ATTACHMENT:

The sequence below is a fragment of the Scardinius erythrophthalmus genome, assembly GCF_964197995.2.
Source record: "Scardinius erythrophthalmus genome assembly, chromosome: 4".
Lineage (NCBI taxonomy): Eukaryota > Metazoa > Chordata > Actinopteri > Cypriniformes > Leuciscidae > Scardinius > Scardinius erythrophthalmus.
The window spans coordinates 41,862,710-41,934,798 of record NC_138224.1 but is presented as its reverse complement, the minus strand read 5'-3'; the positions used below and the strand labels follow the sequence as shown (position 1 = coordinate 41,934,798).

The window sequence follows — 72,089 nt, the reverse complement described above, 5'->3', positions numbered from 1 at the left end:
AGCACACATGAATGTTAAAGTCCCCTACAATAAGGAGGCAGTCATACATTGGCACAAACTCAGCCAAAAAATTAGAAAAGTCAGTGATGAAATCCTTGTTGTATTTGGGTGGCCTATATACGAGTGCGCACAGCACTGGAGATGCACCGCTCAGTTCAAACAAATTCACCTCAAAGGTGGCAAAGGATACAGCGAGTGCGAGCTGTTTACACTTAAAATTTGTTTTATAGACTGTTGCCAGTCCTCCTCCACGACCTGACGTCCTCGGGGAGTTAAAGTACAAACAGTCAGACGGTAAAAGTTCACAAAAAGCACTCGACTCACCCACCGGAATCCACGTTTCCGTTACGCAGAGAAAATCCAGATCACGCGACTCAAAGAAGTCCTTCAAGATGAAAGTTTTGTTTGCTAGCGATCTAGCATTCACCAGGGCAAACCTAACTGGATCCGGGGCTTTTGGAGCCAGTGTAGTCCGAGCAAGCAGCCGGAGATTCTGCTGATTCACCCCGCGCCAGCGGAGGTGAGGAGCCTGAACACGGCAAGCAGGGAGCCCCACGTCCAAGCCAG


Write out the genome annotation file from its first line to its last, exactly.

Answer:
The sequence below is a fragment of the Scardinius erythrophthalmus genome, assembly GCF_964197995.2.
Source record: "Scardinius erythrophthalmus genome assembly, chromosome: 4".
Lineage (NCBI taxonomy): Eukaryota > Metazoa > Chordata > Actinopteri > Cypriniformes > Leuciscidae > Scardinius > Scardinius erythrophthalmus.
The window spans coordinates 41,862,710-41,934,798 of record NC_138224.1 but is presented as its reverse complement, the minus strand read 5'-3'; the positions used below and the strand labels follow the sequence as shown (position 1 = coordinate 41,934,798).

The window sequence follows — 72,089 nt, the reverse complement described above, 5'->3', positions numbered from 1 at the left end:
AGCACACATGAATGTTAAAGTCCCCTACAATAAGGAGGCAGTCATACATTGGCACAAACTCAGCCAAAAAATTAGAAAAGTCAGTGATGAAATCCTTGTTGTATTTGGGTGGCCTATATACGAGTGCGCACAGCACTGGAGATGCACCGCTCAGTTCAAACAAATTCACCTCAAAGGTGGCAAAGGATACAGCGAGTGCGAGCTGTTTACACTTAAAATTTGTTTTATAGACTGTTGCCAGTCCTCCTCCACGACCTGACGTCCTCGGGGAGTTAAAGTACAAACAGTCAGACGGTAAAAGTTCACAAAAAGCACTCGACTCACCCACCGGAATCCACGTTTCCGTTACGCAGAGAAAATCCAGATCACGCGACTCAAAGAAGTCCTTCAAGATGAAAGTTTTGTTTGCTAGCGATCTAGCATTCACCAGGGCAAACCTAACTGGATCCGGGGCTTTTGGAGCCAGTGTAGTCCGAGCAAGCAGCCGGAGATTCTGCTGATTCACCCCGCGCCAGCGGAGGTGAGGAGCCTGAACACGGCAAGCAGGGAGCCCCACGTCCAAGCCAG